Author: Minakhi Das
Institution: Jawaharlal Nehru University, New Delhi
The development process affects men and women differently. Modernization of agriculture has altered the division of labour between the sexes, increasing women’s dependent status as well as their workload. Women often lose control over resources such as land and are generally excluded from access to new technology. Due to technological breakthroughs, the role of women in the new international division of labour has become vital as the world economy has assumed truly global proportions. Women in the Third World now carry a double or even triple burden of work as they cope with housework, childcare and subsistence food production, in addition to an expanding involvement in paid employment. Everywhere women work longer hours than men. How women cope with declining status, heavier work burdens and growing impoverishment is crucial to the success of development policies in the Third World.
The legacy of decades of Soviet rule still affects the development of the five countries that comprise the Central Asian Republics (CAR) – Kazakhstan, Kyrgyzstan, Tajikistan, Turkmenistan, and Uzbekistan. Unlike some other countries of the Former Soviet Union (FSU), the Central Asian countries did not achieve independence through a broad-based movement with democratic leaders. The transition period since independence in 1991 has been marked by social and economic difficulties as well as political stagnation with dynastic leadership structures in most countries.
Soviet rule brought about dramatic socio-political changes which included emancipation of women. Women were freed from the strict religious laws and practices to which they were subjected to, granted equality before law, afforded opportunities for education, and conditions created for them to join the workforce. These steps of the Soviet government enabled the emergence of an educated and skilled female workforce. In the post-Soviet era, while the newly independent states are busy in establishing democratic societies and introducing market economy, the attention paid to women and the status enjoyed by them differ from one state to another. The Central Asian government had to contend with contradictory policies of continuing the Soviet legacy of promoting women’s equality on the one hand and promoting national culture, which on the other hand, accorded women the status of a home maker and mother.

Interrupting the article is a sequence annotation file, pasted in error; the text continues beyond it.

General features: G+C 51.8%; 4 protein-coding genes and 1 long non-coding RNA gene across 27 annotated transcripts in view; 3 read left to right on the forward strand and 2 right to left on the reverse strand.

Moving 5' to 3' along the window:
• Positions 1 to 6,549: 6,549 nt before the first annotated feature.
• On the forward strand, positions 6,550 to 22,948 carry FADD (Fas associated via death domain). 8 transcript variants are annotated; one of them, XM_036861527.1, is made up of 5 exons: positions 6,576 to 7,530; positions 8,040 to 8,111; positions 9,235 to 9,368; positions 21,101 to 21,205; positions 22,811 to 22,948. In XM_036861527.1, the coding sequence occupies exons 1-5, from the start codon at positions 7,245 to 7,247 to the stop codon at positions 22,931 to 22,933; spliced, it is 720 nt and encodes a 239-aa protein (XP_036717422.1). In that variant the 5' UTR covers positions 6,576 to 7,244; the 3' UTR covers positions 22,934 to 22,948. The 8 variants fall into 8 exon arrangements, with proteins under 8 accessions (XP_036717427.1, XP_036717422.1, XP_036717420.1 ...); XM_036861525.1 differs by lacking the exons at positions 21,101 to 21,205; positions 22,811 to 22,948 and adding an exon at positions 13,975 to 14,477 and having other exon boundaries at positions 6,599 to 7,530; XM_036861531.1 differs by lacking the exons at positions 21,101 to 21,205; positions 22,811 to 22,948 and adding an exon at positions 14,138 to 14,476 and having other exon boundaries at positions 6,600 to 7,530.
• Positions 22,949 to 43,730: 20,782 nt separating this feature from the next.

All the Central Asian states have taken steps to strengthen their transition to market economy, they are at various stages of privatization. Difficult times have revived traditional institutions like kinship, clan and tribal ones for daily survival as well as social mobility. Among the other consequences of the market driven transition has been a certain “re-traditionalization”, evident in such domains as the use of public space and the regulation concerning women. Keywords: Emancipation of women, Feminization of work, Gender Development Index, Socio-economic-political Participation. Introduction:-
Since declaring independence from Soviet Union in 1991, the republic of Central Asia has under gone major social, political and economic transition. The transition to democracy, privatization and free market economy has opened Central Asians to many opportunities including integration in to the global economy, which were not available under Soviets. In the political ideological shift that followed independence, there was an immediate distance from the recent Soviet past and a move towards a hopeful democratic present. In this democratic breakup of the Soviet Union, women were not visible. The economic structure and economic policies, the transition to market societies or capitalist development, geo strategic vision and relation with Russia and CIS devolution of socio economic structures and impact of these policies on the...